You see my solution every summer day on the beaches.

Mylar umbrellas.

Okay, so I'm not putting them on the beaches, I'm putting them up in space. The entire global warming problem, as of the worst estimates, is a few degrees Fahrenheit over a century. Let's say 4-5 so we get worst case scenario on the problem.

And yet, on any desert, the day-to-night temperature drop is huge - on the order of 40-50 degrees Fahrenheit. So that means that the sun is warming the earth by that much

*.*

**each day**So,

**, we need to cool the planet each**

*at worst***by 1/10 the amount of energy that the sun sends each**

*century***. What percentage is that?**

*day*4/40 * 1/100 * 1/365 => 0.00027%EQ 1:

Okay, so that's the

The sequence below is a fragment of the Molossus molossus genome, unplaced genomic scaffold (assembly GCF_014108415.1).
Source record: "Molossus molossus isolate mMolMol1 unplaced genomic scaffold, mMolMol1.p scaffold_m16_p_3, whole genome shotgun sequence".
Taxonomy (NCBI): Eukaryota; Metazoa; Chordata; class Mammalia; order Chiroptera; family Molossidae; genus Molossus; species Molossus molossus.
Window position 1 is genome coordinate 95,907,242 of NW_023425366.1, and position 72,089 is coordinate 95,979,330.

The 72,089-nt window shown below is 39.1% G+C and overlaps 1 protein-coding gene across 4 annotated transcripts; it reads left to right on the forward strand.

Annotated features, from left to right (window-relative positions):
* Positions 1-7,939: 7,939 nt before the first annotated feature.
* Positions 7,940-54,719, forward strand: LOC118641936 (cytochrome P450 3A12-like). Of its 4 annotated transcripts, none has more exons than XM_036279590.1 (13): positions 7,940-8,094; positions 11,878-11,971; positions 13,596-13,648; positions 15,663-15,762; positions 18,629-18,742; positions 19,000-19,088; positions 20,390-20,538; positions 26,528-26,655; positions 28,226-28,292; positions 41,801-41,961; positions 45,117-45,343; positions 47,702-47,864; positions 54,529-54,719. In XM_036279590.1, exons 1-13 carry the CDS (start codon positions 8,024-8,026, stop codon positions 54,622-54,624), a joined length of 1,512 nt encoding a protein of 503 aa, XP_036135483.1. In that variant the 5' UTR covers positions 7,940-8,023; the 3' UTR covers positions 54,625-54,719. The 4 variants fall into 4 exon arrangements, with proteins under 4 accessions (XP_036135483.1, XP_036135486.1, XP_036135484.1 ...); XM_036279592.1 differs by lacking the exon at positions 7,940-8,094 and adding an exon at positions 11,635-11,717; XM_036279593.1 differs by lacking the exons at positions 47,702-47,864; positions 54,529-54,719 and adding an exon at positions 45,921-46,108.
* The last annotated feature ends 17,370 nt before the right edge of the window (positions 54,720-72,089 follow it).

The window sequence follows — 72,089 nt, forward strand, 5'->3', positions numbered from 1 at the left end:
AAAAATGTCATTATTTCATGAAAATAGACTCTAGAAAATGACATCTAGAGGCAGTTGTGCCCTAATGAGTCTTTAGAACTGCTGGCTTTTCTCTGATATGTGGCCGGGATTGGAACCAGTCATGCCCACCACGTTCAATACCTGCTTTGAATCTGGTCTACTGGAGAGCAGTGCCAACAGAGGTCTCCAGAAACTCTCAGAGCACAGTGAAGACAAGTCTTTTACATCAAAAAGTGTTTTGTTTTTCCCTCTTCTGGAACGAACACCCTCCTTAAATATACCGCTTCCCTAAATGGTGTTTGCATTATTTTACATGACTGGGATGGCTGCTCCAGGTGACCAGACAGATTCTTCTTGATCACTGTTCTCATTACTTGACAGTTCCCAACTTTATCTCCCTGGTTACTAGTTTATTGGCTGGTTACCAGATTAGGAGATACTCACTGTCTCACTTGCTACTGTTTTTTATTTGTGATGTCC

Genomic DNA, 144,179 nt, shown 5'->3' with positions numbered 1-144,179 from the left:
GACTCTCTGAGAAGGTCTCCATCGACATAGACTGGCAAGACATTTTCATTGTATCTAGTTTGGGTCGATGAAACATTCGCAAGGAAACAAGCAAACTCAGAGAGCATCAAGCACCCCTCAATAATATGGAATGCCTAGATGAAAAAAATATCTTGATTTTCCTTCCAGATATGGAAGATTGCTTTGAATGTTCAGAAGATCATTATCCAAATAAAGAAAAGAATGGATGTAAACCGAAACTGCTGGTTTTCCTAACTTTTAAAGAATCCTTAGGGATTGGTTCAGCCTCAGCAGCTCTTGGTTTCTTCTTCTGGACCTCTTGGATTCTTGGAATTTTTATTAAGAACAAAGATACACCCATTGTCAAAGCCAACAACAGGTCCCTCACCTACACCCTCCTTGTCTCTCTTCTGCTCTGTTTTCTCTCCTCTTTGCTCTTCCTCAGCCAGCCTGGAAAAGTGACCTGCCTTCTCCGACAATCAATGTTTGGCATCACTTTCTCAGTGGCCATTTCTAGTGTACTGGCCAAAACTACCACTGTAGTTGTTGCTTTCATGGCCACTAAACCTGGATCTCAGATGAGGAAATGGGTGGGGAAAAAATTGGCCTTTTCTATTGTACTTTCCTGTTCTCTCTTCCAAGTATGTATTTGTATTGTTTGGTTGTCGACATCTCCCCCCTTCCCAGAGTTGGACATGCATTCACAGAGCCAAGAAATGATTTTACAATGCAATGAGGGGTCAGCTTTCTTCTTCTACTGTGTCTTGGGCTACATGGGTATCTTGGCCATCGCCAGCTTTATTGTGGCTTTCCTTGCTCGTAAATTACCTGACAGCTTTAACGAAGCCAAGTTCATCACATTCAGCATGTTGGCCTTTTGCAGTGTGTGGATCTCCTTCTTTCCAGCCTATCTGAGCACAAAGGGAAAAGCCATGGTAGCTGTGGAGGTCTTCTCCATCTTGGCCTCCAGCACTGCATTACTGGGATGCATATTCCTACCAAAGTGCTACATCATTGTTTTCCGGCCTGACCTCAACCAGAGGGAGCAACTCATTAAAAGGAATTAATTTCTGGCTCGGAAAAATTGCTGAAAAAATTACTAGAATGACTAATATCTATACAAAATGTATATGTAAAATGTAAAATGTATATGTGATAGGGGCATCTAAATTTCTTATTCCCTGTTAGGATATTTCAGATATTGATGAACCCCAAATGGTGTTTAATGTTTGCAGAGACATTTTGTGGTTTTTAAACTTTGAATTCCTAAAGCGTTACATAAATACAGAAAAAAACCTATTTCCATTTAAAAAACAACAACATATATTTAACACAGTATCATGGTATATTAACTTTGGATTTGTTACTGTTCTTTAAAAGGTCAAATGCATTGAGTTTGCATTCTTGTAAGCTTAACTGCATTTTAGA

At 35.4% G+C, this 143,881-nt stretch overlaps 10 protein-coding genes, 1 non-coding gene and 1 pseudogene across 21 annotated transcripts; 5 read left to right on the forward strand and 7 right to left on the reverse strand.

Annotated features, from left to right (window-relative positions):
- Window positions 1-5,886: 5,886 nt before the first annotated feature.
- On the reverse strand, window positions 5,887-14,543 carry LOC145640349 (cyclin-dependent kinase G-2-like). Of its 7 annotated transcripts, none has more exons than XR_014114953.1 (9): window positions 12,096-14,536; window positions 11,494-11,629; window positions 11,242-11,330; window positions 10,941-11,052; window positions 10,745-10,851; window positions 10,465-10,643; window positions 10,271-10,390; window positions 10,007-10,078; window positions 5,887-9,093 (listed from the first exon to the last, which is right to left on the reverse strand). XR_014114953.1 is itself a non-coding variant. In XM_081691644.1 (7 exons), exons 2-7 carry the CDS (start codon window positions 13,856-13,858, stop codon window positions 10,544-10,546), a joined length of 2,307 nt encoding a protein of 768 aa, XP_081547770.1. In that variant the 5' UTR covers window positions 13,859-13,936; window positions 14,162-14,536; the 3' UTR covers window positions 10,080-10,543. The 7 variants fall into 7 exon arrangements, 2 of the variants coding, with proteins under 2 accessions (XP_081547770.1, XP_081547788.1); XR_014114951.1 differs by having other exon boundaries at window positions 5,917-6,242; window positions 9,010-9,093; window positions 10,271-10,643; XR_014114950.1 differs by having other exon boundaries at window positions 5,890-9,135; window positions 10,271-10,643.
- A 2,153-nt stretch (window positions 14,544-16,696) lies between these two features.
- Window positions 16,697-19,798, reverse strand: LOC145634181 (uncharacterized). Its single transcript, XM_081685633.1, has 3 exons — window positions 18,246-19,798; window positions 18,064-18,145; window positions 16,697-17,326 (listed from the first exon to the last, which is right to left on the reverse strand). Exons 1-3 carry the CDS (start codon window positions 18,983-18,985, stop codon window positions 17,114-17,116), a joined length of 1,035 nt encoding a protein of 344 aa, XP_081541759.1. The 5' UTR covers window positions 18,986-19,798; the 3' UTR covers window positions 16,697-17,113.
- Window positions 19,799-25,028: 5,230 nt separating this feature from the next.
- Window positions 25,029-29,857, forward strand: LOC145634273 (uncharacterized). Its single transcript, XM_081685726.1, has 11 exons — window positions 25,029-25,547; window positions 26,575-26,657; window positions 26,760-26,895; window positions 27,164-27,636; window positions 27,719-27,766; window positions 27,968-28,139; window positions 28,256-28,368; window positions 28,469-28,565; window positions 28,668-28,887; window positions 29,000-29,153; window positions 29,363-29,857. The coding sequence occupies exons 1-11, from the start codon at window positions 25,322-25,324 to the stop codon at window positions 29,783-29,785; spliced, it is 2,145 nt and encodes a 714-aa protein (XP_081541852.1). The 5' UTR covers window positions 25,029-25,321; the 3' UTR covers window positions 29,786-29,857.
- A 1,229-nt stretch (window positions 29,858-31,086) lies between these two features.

*percentage of incoming energy that we need to stop.*

**maximum**So how many square miles of energy are we getting, anyway? You remember pi times radius squared? Well, the radius of the earth is 4000 miles, so the area of sunlight that Earth intercepts is a circle with about 50 million square miles.

3.15 * 4000 * 4000 = 50,265,482 square milesEQ 2:

Multiply that by our percent from Equation 1 and you get about 138 square miles of umbrella needed to solve the entire problem.

50,265,482 * 0.00027% = 137.7136506EQ 3:

So, we can solve the whole alleged problem with current technology and a couple of hundred square miles of PVC and mylar. I make that out to be roughly three hundred shuttle loads, and even with NASA's current atrocious cost structure it's a tenth or less of the cost of the other proposed solutions.

The great thing about this particular solution is that, when the sun drops out of its current warming cycle and the coming ice age hits, we can reverse the mylar and reflect sunlight down to warm the Earth by a similar amount. Rough calculations tell me that we'll need about three times this many satellites at that time, and all the carbon dioxide we can put out.

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